Amtrak is turning to the catastrophe bond market for protection against future damage from storm surges.
PennUnion Re, which will be rated by Standard & Poor's, is only the second ever to provide reinsurance against this kind of risk. The first was completed by New York’s Metropolitan Transportation Authority two years ago. It totaled $200 million.
S&P said late Wednesday that it assigned a preliminary 'BB-' preliminary rating to the deal’s Series 2015-1 notes, but did not indicate the deal’s size. It has yet to issue a presale report.
However, the notes will cover losses in the Northeast U.S. from storm surge and wind from named storms, and from earthquake on a per-occurrence basis. Proceeds from the deal will be held in a trust and invested in money market funds; investors will be paid a set rate of interest per year, unless a defined event occurs, in which case the money will be available to Amtrak for repairs.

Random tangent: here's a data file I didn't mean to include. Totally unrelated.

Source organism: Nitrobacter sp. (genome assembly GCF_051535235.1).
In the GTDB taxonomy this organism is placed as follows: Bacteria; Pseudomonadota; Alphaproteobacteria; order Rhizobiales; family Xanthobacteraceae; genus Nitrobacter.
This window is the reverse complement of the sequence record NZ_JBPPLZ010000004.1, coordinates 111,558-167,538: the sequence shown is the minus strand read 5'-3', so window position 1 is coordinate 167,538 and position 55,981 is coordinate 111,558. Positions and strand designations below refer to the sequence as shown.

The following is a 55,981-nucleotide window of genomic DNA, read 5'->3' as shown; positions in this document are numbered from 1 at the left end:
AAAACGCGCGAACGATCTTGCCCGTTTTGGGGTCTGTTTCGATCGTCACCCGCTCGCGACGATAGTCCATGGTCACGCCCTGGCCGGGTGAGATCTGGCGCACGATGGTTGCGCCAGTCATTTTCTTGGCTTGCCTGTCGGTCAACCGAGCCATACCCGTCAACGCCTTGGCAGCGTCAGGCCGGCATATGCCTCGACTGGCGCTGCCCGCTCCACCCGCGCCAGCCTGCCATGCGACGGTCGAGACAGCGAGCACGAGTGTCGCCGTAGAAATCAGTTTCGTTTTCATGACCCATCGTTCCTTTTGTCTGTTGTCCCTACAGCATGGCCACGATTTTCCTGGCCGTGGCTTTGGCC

Note payments for storm surge are based on what is known as a parametric trigger, one that is based on a hazard and not the actual claims prompted by a disaster.
S&P noted that, as with any parametric transaction, there is basis risk between the attachment levels and actual losses incurred. However, the measuring stations are located in areas that are correlated to Amtrak's modeled losses.
The rating is based on the lowest of the natural catastrophe risk ('BB-') and the rating on the assets in the reinsurance trust account (rated 'AAA' at closing). S&P does not maintain an interactive rating on Passenger Railroad Ins. Ltd., although the rating agency assessed the creditworthiness of PRIL and it supports the assigned rating. PRIL is a wholly owned subsidiary of Amtrak.